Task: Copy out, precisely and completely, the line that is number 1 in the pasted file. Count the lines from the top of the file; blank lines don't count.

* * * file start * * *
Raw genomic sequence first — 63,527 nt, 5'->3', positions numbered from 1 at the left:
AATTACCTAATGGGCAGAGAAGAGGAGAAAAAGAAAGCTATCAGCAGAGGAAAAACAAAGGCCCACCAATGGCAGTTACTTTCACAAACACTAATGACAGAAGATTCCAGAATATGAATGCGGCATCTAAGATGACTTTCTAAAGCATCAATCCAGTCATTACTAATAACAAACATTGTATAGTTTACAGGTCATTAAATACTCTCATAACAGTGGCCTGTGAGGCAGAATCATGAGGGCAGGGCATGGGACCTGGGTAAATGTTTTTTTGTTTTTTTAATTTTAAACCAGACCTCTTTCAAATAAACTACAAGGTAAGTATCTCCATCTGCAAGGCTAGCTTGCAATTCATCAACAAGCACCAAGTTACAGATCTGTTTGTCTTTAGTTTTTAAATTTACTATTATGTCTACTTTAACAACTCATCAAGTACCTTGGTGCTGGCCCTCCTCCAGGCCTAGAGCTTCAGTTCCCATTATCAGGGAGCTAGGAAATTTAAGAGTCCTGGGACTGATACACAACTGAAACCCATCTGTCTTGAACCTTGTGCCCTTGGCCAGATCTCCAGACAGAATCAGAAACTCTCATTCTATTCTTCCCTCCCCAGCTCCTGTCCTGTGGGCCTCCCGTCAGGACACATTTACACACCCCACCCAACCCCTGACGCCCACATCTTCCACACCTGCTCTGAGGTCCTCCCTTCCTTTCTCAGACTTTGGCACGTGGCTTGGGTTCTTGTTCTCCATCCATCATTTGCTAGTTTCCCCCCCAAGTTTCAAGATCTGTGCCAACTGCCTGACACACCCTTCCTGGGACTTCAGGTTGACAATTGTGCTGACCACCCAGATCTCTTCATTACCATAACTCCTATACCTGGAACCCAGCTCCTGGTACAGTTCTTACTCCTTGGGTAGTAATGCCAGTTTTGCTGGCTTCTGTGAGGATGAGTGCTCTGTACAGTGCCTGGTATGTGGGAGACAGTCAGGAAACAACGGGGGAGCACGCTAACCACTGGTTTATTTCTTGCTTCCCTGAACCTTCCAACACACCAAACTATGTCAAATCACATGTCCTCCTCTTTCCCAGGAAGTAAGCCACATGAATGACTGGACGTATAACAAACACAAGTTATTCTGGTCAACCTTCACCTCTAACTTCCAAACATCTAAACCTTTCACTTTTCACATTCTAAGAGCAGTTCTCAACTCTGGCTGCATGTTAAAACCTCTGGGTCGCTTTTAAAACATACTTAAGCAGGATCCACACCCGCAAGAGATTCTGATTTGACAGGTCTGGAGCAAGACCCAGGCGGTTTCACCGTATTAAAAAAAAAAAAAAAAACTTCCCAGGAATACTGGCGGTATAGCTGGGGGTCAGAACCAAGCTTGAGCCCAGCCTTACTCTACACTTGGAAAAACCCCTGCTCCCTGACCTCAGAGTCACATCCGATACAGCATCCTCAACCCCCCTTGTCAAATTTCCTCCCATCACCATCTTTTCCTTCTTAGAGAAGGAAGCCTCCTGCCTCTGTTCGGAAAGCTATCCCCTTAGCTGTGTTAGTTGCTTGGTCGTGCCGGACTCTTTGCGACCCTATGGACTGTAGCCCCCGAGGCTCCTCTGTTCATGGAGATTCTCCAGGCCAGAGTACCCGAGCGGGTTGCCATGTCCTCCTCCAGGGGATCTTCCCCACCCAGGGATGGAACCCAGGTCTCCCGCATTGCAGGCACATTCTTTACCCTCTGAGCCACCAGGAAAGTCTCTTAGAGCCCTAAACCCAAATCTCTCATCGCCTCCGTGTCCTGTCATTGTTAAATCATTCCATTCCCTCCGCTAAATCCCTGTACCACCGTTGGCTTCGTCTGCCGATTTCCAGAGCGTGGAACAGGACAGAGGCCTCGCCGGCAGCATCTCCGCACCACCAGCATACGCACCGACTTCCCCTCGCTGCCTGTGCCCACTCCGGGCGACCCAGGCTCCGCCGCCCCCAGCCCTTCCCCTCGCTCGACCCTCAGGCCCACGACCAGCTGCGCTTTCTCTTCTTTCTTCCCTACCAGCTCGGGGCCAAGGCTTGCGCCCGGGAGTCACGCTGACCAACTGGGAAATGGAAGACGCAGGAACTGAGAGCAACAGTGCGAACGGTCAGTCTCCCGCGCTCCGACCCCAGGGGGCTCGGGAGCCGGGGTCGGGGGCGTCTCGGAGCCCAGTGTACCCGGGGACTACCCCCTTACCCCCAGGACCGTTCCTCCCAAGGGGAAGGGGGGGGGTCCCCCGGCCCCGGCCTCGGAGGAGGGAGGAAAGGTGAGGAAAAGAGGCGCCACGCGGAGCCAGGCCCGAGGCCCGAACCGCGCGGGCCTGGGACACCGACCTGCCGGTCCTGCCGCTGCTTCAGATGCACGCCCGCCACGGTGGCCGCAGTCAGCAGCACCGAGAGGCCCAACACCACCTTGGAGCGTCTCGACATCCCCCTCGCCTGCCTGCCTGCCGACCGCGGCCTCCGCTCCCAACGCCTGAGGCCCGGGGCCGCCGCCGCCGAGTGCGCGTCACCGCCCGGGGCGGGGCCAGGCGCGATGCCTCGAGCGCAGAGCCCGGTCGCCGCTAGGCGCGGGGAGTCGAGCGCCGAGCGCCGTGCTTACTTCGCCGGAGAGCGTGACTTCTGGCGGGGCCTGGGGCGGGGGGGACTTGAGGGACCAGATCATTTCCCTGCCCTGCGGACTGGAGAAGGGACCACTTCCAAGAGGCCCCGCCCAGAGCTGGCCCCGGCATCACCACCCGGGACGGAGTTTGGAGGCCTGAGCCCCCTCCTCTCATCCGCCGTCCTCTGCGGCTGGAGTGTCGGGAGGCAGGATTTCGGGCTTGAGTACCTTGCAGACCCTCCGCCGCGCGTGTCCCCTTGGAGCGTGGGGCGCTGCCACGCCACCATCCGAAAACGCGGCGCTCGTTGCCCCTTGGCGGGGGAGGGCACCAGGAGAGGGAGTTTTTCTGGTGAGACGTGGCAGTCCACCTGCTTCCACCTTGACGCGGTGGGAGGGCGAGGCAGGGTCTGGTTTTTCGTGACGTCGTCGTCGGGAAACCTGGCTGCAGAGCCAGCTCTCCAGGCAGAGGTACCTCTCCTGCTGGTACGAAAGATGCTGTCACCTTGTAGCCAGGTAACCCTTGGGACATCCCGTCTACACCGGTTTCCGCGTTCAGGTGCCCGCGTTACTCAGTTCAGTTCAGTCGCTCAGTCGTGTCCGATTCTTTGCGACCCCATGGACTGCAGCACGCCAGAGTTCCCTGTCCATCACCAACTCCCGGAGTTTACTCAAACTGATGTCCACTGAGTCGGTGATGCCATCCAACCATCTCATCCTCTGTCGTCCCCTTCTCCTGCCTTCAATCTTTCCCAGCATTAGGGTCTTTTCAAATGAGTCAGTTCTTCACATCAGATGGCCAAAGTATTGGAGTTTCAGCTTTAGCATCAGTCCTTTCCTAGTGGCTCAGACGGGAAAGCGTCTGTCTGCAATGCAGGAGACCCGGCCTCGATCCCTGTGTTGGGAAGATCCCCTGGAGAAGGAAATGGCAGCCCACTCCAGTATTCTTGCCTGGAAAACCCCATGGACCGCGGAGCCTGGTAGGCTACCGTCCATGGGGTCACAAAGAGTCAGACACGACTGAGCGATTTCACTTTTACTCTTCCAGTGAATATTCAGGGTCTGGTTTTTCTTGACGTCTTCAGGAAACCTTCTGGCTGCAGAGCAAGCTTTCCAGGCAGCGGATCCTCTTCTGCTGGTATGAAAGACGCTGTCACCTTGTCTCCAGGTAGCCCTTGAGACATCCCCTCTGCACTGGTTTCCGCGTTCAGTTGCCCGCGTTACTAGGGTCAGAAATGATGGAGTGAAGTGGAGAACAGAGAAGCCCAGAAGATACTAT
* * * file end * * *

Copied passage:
Raw genomic sequence first — 63,527 nt, 5'->3', positions numbered from 1 at the left: